Bibbs perjury trial postponed

(This post is part of a series concerning Curtis Flowers, an innocent man convicted of a horrific crime that has divided a small Mississippi town.  Information on the Flowers case can be found here.)

James Bibbs’ perjury trial has been postponed.  Jury selection was originally scheduled to begin on Tuesday, July 28th.  (You can find background material for this post here.)

The Jackson Clarion-Ledger may be ignoring state senator Lydia Chassaniol’s intimate ties to one America’s most racist organizations, but the paper has been faithfully following the Bibbs case.  Earlier this year, Chassaniol sponsored legislation designed to expand the jury pool in the Curtis Flowers case to a five-county district (Flowers is pictured to the left).  Current law stipulates that a defendant has a constitutional right to stand trial in his or her county of residence.

Because Montgomery County is over 50% black, it will inevitably produce more black jurors than most Mississippi counties.  Moreover, the Flowers family has a reputation in the African American community as stable, religious and friendly.  As a result, most black jurors are open to the possibility that Curtis Flowers might be innocent.  After five murder trials and three convictions, it is difficult to find a white resident of socially segregated Winona who doesn’t think the case against Flowers is overwhelming.

This racial perception gap is evident in the comments section at the end of the Clarion-Ledger article.  Those who think Flowers murdered Bertha Tardy and three other innocent people in 1996 also tend to believe that juror James Bibbs is guilty of perjury.  Readers who think the case against Flowers is weak see Bibbs as the victim of a vindictive prosecutor.

“It’s a shame race has been used to prohibit justice in this case,” one reader writes.  “This is about a violent animal with no compassion for anyone that took the lives of innocent people. Everyone (black and white) should be united in bringing these animals to justice not matter the race. This could happen to any of us as long as thugs like Flowers are allowed to walk free. With the overwhelming evidence in this case and the fact that he has already been tried and convicted three times should be enough for anyone. Instead we continue to waste taxpayer money on technicalities. What a farce.”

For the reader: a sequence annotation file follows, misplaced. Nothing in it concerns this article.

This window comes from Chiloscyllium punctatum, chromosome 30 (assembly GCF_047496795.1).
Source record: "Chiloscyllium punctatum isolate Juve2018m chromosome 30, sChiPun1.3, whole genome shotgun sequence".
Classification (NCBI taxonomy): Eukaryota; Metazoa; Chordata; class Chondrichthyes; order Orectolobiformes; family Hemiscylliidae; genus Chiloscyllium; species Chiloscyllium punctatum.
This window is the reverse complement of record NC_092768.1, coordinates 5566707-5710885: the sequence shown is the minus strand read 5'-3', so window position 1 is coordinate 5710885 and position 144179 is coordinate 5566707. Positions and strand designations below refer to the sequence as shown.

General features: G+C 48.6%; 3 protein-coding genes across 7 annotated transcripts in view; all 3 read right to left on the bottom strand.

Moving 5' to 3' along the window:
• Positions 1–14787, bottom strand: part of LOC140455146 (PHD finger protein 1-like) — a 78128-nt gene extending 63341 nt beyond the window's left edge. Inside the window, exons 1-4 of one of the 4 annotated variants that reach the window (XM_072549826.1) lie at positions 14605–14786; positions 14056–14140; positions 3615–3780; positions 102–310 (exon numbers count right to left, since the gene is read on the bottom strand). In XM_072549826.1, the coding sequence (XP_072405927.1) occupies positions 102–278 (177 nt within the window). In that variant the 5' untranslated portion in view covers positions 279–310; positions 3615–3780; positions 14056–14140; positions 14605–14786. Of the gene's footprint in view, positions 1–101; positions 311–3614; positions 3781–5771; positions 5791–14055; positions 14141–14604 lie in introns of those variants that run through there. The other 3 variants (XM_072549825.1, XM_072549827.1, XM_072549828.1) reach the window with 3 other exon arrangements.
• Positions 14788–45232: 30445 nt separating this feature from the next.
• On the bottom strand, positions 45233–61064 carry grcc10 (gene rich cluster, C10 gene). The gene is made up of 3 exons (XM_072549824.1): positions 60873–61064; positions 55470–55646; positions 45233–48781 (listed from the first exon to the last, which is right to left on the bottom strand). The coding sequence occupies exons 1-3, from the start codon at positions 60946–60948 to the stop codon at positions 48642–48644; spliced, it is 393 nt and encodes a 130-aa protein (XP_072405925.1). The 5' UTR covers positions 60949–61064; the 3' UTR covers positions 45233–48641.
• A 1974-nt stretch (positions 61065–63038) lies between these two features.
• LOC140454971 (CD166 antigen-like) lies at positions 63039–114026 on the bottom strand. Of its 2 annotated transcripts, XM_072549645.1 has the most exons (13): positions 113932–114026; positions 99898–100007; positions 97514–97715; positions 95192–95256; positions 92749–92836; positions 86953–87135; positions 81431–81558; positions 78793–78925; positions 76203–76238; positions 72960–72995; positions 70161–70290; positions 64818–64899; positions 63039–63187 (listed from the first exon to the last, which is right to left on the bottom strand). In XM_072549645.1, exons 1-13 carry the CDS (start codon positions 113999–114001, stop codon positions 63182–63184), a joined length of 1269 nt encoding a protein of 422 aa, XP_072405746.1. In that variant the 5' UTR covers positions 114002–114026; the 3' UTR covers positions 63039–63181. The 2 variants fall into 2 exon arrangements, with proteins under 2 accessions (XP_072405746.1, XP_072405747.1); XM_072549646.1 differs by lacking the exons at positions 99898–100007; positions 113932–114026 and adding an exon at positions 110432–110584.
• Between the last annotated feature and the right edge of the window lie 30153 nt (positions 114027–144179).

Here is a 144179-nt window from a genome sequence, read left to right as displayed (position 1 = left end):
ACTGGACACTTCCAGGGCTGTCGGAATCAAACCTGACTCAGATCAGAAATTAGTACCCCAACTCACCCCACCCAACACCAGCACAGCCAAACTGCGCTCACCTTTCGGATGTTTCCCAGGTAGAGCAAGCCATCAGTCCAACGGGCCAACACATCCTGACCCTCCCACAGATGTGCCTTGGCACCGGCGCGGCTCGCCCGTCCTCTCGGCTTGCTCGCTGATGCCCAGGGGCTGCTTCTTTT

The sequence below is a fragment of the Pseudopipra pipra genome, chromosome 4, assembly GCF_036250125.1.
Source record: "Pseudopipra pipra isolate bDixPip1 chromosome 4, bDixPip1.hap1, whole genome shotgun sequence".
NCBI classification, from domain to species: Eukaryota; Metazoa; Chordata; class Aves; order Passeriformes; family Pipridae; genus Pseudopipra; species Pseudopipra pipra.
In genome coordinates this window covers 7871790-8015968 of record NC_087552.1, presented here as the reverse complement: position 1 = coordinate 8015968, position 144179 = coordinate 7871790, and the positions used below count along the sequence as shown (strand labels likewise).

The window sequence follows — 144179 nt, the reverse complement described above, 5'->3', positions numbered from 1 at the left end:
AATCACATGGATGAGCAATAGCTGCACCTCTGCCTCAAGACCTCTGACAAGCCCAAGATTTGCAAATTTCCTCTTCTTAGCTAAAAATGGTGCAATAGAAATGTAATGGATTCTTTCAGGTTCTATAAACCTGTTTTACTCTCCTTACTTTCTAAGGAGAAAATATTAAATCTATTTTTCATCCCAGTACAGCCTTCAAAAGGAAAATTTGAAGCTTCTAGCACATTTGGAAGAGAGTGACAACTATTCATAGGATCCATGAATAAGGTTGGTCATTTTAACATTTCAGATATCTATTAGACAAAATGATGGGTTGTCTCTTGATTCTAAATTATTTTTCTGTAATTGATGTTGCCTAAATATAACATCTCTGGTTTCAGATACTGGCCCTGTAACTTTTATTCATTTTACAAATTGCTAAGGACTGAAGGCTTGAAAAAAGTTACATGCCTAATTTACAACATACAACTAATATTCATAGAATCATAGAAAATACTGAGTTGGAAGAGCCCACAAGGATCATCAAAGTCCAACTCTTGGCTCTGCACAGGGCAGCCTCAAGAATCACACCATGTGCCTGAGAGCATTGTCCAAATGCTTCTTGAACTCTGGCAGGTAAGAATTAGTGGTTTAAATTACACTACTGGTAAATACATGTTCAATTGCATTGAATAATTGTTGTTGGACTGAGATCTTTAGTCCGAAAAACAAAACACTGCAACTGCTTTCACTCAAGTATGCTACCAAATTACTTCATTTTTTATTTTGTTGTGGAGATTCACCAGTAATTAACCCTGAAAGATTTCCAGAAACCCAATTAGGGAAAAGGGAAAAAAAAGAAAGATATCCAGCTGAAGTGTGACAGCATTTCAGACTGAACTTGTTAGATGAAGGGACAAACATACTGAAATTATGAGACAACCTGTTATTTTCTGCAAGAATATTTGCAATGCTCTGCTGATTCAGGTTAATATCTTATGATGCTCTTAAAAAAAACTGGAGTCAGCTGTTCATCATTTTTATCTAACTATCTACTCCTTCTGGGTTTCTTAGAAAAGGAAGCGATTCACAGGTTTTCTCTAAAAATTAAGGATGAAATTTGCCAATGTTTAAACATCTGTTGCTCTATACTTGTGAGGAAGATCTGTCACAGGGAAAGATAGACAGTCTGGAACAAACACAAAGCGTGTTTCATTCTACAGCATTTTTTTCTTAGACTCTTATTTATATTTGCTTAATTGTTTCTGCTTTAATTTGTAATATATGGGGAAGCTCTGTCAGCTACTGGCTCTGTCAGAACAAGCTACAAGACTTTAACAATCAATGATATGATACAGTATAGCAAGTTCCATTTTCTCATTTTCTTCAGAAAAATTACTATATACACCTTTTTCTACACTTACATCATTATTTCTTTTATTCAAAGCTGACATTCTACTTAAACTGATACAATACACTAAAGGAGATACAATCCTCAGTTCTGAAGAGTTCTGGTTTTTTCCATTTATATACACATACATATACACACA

Another reader disagrees:

NO, that is NOT the way the justice system is supposed to work. You do not base your decision or vote on past trials and juries. I don’t know if he is guilty or not. However I do know the verdict should be based on evidence presented during this trial alone.

A third person thinks DA Doug Evans prosecuted juror Bibbs as tactic of intimidation:

It appears to me that they are trying to send a message to the next group that serve on the jury that if you don’t find Flowers guilty you could be charged with the same charges as Bibbs! It won’t work! People will vote the way they see it! I agree when you prosecute someone on the thin evidence here, it could send an unfortunate message that people are being prosecuted because of the way they vote on the jury. That is completely improper.  Only in Mississippi! It’s time for the Feds to come in and clean this up!

Did Curtis Flowers casually massacre four innocent people in a furniture store and then go about his business as if nothing had happened?  If so, he defintely fits the “violent animal” profile.

But what if the “violent animal” shoe doesn’t fit?

Prior to the Tardy murders, Curtis was known as a goodnatured gospel singer.  Since being locked up in 1996, Flowers has been a model prisoner best known for leading the singing at worship services.

I recently talked to a prison guard who has been watching Flowers carefully for several years and is convinced the man isn’t capable of committing such a heinous crime.

“He ’bout one of the finest young men I’ve ever seen in my whole life,” the guard told me.  “He’s one of the nicest people ever put on a pair of pants.  He goes to church, he’s free-hearted, he’d give you his last dime.  He doesn’t look like somebody who did the crime.  He sleeps sound.  If you puttin’ on, there’ll be a time when you slip up.”

According to the guard, other prisoners frequently remark that Curtis doesn’t fit the killer profile.

But I digress.

You may be wondering why the perjury trial of James Bibbs was postponed at the eleventh hour?

When Judge Joseph Loper hauled Mr. Bibbs into court and pronounced him guilty of perjury, the case should have been turned over to the Attorney General’s office.  Bibbs had just robbed prosecutor Doug Evans of a long-sought conviction and Evans could hardly be seen as objective.  Moreover, Evans was a potential fact witness at trial.  Eventually, the case was turned over the Mississippi AG’s office and handed down to the first prosecutor with the time to take it.

Unlike DA Evans, the new prosecutor has nothing personal against the defendant; he’s just doing his job.  Defense attorney Rob McDuff suggested that the AG’s office should take a good hard look at this case before proceeding.  The special prosecutor agreed to do that.

That’s all we know at present and I’m not inclined to read any deeper meaning into the postponement.  I will be writing more about the background of the Flowers case in the near future.  In addition to the post cited earlier, you can find more information about the deep social cleavage in Winona  here, here and here.

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